So much variability exists when it comes to managing hypertension in the hospital. (J Clin Hypertens. 2010;12:698; https://bit.ly/3o3B64N.) Hydralazine, a potent vasodilator, is used throughout the United States as an intravenous drug to lower blood pressure, and it is often used off-label for hypertensive emergencies, although it has little evidence of improvement in results. Many problems with hydralazine should raise eyebrows among emergency physicians.
The usual side effects are often overlooked. Hydralazine is known to cause reflex tachycardia and headaches. A study of 2189 patients showed that 16% suffered from hypotension, dizziness, lightheadedness and headache after IV administration. (J Clin Hypertens. 2010;12:29; https://bit.ly/3DdlDDr.) It can also be harmful if given to the wrong patients, especially those with myocardial infarction or aortic dissection. (Clin Pharmacol Ther. 1983;34:148; https://bit.ly/3lhTHZd.)
Hydralazine is a bit like rolling the dice on blood pressure management. You don’t know when blood pressure will change or how low to expect it to drop. After administration, hydralazine has a latency period of five to 15 minutes before the onset of action, and after onset it can cause a sharp drop in blood pressure that can last up to 12 hours. (J Clin Invest. 1951;30:672; Clin Pharmacol Ther. 1980;28:804.) This is impractical for any clinician wanting a predictable drop in blood pressure. In fact, studies have shown that the circulating half-life of hydralazine is nearly three hours, but its blood pressure half-life is 12 hours, with some sources citing up to 100 hours.
A prospective study in 2010 analyzed 94 hospitalized patients receiving hydralazine. They tracked changes in blood pressure as well as indications for its use. Seventeen patients presented with hypotension. Overall, blood pressure changes were extremely variable, ranging from -35 + 25 mm Hg. (J Am Soc Hypertens. 2011;5:473; https://bit.ly/3xAZwG4.) Several studies carried out in other institutions confirm the conclusions that hydralazine causes a heterogeneous effect on blood pressure. (J Clin Hypertens. 2010;12:29; https://bit.ly/3DdlDDr.)
Not so benign
Hydralazine is not the right answer for pregnant patients with a hypertensive emergency. A meta-analysis demonstrated that it was shown not only to cause reflex tachycardia, but was more likely to cause delayed maternal hypotension and fetal bradycardia than any other antihypertensive agent. (BMJ. 2003;327:955; https://bit.ly/3pgc3ek.) It has also been associated with abdominal pain that can mimic preeclampsia. Many other safer and more effective agents can control blood pressure in pregnant patients.
Perhaps the perception is that hydralazine is a benign drug and one dose of hydralazine cannot be as harmful. Unfortunately, given its long half-life, adverse effects may not be recognized or related to hydralazine if they occur hours later, prompting the clinician to make poor, reactionary decisions.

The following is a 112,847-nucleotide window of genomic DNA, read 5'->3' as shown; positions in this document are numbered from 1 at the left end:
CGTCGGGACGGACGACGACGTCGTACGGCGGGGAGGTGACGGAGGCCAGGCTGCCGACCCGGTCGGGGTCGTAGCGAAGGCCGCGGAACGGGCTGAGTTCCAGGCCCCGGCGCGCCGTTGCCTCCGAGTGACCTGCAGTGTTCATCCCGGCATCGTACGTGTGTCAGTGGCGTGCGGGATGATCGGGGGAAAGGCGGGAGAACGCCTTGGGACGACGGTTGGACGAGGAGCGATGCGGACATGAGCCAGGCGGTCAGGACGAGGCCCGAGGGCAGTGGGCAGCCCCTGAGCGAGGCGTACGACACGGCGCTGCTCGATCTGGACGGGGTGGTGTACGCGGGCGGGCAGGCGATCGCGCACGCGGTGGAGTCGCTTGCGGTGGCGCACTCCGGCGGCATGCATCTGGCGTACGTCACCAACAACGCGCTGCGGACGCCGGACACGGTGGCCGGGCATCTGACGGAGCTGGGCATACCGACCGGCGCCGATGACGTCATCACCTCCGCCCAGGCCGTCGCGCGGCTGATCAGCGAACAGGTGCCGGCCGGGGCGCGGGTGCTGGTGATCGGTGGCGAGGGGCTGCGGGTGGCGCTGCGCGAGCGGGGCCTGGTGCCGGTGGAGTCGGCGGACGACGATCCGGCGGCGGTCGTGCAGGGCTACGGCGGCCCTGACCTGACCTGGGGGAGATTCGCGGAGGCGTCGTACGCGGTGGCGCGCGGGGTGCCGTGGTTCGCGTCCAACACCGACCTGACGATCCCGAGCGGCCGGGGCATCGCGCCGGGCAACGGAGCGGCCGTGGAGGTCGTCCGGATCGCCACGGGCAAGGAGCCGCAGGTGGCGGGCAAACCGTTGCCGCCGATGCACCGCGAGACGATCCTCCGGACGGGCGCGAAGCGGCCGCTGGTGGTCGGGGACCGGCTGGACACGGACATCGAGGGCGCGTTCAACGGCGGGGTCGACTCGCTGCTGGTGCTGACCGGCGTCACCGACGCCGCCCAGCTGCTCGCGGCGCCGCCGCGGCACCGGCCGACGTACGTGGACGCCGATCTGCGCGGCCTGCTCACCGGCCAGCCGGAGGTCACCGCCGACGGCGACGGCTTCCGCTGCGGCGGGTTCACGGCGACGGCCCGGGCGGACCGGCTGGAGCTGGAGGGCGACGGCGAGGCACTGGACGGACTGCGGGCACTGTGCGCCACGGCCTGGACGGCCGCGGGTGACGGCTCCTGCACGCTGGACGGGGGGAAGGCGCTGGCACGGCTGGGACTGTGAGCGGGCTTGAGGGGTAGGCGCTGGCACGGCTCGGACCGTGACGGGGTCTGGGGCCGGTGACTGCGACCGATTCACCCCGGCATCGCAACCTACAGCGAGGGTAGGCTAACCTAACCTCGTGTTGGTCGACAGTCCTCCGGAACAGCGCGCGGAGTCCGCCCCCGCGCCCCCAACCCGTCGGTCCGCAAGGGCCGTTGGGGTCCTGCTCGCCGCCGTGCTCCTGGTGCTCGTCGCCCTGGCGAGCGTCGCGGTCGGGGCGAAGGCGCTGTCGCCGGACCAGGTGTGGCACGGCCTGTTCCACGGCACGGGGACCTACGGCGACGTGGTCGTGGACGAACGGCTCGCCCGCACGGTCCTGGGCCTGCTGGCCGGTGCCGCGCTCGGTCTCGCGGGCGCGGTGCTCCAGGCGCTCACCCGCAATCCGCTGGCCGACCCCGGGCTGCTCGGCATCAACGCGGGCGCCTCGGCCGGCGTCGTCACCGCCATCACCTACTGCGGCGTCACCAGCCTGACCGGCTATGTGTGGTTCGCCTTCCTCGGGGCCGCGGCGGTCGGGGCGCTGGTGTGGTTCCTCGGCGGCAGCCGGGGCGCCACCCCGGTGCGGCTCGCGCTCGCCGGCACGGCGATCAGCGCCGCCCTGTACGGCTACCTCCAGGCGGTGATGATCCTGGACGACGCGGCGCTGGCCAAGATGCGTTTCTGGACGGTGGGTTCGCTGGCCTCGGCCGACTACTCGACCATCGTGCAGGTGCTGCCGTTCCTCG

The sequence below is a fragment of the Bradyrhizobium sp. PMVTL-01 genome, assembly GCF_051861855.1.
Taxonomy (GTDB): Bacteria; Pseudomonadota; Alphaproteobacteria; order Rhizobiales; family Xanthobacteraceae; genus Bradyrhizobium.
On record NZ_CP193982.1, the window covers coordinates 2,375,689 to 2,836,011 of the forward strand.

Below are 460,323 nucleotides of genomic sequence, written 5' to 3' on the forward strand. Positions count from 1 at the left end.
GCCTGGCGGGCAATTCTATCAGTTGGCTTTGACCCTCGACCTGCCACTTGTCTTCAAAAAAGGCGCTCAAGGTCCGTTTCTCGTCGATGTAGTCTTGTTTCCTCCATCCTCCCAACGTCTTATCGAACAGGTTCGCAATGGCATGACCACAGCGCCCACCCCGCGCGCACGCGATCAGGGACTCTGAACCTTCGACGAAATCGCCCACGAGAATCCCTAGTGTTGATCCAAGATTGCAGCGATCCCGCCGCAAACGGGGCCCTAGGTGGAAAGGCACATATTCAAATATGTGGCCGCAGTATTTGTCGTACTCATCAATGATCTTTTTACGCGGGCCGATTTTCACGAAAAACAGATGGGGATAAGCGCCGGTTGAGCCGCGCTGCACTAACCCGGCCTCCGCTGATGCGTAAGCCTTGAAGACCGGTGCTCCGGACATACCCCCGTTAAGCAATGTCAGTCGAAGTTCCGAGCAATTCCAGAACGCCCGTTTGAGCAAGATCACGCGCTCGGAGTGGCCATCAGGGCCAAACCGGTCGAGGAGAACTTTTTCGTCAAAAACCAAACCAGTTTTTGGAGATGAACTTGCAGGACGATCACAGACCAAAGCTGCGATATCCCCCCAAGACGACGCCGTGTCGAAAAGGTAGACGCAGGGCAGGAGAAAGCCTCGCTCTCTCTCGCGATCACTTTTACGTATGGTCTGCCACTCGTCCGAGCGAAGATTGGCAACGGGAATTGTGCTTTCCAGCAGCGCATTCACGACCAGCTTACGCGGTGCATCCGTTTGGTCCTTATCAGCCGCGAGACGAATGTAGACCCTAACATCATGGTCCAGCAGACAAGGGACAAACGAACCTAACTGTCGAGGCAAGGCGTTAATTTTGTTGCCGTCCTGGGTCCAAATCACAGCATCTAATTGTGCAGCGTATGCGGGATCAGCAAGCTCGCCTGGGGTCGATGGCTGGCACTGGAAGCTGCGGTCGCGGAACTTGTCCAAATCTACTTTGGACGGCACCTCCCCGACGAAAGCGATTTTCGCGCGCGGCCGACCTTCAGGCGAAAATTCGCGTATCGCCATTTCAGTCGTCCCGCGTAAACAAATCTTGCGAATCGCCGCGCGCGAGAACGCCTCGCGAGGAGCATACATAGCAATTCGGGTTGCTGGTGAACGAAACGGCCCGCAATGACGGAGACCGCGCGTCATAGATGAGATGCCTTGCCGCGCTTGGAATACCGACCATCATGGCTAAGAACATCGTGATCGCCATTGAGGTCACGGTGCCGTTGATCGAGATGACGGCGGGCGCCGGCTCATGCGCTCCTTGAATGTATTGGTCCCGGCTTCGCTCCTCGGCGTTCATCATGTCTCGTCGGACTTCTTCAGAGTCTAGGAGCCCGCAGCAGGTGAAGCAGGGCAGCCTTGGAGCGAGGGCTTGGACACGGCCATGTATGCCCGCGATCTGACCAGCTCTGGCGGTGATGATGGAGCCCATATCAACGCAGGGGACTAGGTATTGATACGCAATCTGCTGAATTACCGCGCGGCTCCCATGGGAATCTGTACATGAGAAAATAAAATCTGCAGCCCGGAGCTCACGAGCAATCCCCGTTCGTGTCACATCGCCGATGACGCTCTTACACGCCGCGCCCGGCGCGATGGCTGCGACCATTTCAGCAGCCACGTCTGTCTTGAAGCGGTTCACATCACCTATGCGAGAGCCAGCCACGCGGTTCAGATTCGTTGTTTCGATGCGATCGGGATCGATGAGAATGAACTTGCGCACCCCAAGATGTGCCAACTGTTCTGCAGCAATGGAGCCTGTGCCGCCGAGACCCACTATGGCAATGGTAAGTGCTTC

Although its side effects are not understood, the indiscriminate use of hydralazine is reminiscent of the bad practice of treating numbers, not patients. Unfortunately, many doctors ignore any cognitive work and jump on a simple gut reaction: push IV drugs for immediate gratification. It was found in one study that only 7.5% of physicians assessed patients prior to hydralazine dosing and only 25% of patients had adjustments in their long-term medications. (J Am Soc Hypertens. 2011;5:473; https://bit.ly/3xAZwG4.) Quick change is better, right? Not really. It would be one thing to push labetalol IV, but hydralazine doesn’t give consistent results.
Instead of jumping to IV medications, take the time to talk to patients about their home blood pressure regimens. Make sure they haven’t missed any doses and consider treating a patient’s pain and nausea before mistakenly popping in to lower their blood pressure.
Countless studies have shown that overly aggressive management of uncomplicated asymptomatic hypertension with IV medications has no proven benefit and is potentially harmful. (JAMA. 2003;289:2560.) The use of hydralazine for hypertensive emergencies is simply irrational. We need treatments for critically ill patients that have rapid, predictable and tolerable effects. Hydralazine is broken, cannot be repaired, and certainly will not fix our sick patients.
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Dr. Briggsis an assistant professor of emergency medicine at the University of South Alabama in Mobile. He is the founder, podcast co-host and editor of EM Board Bombs (https://www.emboardbombs.com), a cross-platform educational tool designed to prepare for counseling and focus on what you need to know to practice emergency medicine. Follow him on Twitter@blakebriggsmd.